The idea of Missionaries conjures up a spectrum of opinions, however making a concerted effort to contribute to local economies while on “God’s business” deserves commendation. Third World Handcrafts operates as a non-profit ministry of the Capitol Drive Lutheran Church. Located in the heart of the Northside neighborhood Capitol Heights (Capitol Court to most locals), Third World Handcrafts is the unsung founder of the Fair Trade movement in Milwaukee. WJTM4′s Carol Meekins did a story on Third World Handcrafts as a part of her series Positively Milwaukee two years ago this week. The shop’s fair trade item of the day was Mexican silver jewelry.
Fair Trade for All
8730 W. North Avenue, Milwaukee County
Capping what could become Milwaukee’s most prominent street of continuous business activity, North Avenue, the street’s west end houses Fair Trade for All specialty gift shop. Attracting numerous curious shoppers, Fair Trade for All’s assortment of wall ornamentation, sculptures, clothing, bags and other eye and soul soothing consumables fill every display shelf vacancy. Some of FTA’s rare accessories benefit specific causes such as jewelry made from the ivory-alternative Tagua nut, crafted to combat the disgusting practice of poaching elephants. Handbags and computer cases designed from spent Cambodian rice and fish feed bags by Malia help battle the illicit sex trade. Family owned and operated, Fair Trade for All models sustainable and just business practices daily. On Fair Trade Day Fair Trade for All spot-lit Thai jewelry.
Four Corners of the World
5401 W. Vliet St, Milwaukee
On 54th and Vliet, Washington Heights cradles Four Corners of the World a non-profit fair trading post. Four Corners of the World offers many of the essential fair trade products such as accessories, chocolate and coffee. However, a few specific fair trade brands stand out at Four Corners. Available specialties include Malia Designs, Devine Chocolate, and a Four Corners of the World special blend coffee (along with many other blend varieties) by Madison-based coffee co-op Just Coffee. Good Paper, Four Corners’ featured Fair Trade Day product particularly notable for engaging an industry not readily associated with fair trade, assists communities in areas of the world like Rwanda, Manila, Philippines, and the Himalayas that have really struggled during the industrial and post-industrial era. Good Paper’s products offer an array of fine handmade greeting cards, stationary, and journals.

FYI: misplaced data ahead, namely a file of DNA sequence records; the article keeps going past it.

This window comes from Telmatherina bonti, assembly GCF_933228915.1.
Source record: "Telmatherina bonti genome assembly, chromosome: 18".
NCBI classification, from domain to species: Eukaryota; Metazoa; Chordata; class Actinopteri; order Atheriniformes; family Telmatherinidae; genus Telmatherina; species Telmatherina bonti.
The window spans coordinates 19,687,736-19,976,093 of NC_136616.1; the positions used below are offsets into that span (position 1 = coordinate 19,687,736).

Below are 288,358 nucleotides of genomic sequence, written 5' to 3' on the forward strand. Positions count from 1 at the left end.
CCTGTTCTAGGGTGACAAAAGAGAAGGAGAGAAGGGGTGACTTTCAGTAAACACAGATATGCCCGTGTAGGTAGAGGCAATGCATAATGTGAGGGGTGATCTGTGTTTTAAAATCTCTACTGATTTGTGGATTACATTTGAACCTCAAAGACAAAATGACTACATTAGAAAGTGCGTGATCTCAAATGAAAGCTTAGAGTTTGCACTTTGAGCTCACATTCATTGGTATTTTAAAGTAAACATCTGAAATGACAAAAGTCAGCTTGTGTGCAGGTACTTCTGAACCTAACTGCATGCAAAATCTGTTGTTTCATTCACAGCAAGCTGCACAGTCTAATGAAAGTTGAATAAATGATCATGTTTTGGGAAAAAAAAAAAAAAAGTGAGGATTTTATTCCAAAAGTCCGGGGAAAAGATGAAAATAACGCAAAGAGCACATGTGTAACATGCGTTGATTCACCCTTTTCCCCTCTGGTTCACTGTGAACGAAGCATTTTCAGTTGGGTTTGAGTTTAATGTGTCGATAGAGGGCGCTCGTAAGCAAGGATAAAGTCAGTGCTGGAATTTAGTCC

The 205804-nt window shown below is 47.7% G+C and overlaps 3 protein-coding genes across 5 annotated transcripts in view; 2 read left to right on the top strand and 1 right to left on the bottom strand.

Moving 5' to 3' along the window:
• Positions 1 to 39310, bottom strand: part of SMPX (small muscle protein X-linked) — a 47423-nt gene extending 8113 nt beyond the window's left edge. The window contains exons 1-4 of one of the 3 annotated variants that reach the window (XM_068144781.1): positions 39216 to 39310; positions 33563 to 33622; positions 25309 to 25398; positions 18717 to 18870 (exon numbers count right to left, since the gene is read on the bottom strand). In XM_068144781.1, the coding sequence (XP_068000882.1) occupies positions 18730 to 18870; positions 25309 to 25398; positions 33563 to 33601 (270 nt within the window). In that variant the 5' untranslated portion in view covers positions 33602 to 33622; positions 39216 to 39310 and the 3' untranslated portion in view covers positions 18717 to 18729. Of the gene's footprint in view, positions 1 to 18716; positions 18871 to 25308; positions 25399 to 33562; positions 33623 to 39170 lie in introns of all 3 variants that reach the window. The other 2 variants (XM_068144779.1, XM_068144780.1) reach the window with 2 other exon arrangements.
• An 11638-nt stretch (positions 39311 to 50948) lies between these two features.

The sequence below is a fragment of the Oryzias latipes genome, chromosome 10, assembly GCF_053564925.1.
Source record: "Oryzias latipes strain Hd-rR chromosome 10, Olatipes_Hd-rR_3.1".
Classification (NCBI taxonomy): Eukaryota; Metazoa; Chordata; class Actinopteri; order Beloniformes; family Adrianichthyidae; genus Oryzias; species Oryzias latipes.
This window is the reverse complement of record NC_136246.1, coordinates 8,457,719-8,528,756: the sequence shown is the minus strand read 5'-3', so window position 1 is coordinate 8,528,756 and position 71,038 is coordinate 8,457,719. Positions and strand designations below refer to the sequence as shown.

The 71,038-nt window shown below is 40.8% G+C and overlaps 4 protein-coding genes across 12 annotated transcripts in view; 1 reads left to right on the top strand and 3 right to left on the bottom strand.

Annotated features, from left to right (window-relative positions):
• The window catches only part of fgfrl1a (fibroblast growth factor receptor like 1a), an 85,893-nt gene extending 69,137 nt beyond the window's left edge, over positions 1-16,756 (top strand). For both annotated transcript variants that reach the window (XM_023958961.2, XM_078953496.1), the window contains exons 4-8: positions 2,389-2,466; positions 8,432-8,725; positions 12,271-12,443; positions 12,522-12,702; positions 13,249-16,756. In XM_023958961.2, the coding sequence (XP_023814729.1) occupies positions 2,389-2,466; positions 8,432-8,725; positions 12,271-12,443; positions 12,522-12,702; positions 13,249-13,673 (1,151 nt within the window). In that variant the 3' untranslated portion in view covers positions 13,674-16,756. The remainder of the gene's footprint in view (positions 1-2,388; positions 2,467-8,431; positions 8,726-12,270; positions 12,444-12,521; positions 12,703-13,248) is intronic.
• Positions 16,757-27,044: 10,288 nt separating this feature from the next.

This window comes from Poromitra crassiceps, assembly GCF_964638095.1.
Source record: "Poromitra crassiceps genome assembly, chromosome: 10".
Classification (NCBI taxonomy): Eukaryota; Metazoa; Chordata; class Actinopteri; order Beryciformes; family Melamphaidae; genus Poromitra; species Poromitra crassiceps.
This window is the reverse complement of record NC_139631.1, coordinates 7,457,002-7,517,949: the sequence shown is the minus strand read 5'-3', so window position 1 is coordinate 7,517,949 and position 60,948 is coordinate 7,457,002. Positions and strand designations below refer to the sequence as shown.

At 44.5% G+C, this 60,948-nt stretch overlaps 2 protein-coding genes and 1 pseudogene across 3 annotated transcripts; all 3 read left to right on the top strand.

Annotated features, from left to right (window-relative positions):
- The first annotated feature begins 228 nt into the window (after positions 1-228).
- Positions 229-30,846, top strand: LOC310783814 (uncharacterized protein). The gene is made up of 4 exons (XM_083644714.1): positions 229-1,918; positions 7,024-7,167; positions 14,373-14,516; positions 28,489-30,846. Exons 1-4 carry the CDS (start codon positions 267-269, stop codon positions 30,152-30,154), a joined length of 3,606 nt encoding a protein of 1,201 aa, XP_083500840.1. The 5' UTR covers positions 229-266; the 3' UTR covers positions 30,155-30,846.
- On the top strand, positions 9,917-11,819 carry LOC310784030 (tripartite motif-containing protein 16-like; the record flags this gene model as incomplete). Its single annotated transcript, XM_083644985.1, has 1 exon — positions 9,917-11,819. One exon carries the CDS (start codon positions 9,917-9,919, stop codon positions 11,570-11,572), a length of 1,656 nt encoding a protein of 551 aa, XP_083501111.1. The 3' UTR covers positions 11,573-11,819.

More than just a trading post, Four Corners of the World spawned from the desire of Southeastern Wisconsin Initiative for Fair Trade (SWIFT) to give Milwaukee a hub for environmental sustainability and high-road economic education. Links to film, periodicals and the Speakers’ Bureau (a listing of cost-free speakers that offer specialized knowledge on sustainability and economic justice topics) and many other Fair Trade resources can all be found at Four Corners of the World.
Future Green and Cafe Tarragon
2352 S. Kinnickinnic, Milwaukee
Subdued and tranquil, Future Green has an outdoor feel indoors. It’s simple, a bit rustic and frankly will bring you in touch with your natural side. Sweatshop-free forest trail or urban-adventurer-ready polo shirts and other active-wear hang out waiting to be whisked away. Contemporary and ethic styles of women’s clothing can also be purchased. Novel items like the featured Guatemalan dolls stand by preparing to brighten the recipients’ day. The sustainable products available set Future Green apart from the solely Fair Trade oriented shops. One-stop shopping for sustainable cleaning products, housewares, home flooring and Photovoltaic Cells (Solar panels) is amazingly possible at Future Green. Cafe Tarragon, tucked in the back of the boutique, attracts taste buds that hanker for vegetarian and gluten-free dishes. Cafe Tarragon’s menu offers only vegetarian cuisine, and as an added bonus, a gluten-free bread alternative to the regular baguette. Gluten-free desserts taunt you as you nibble deliciousness, and believe me their entree satisfies cravings.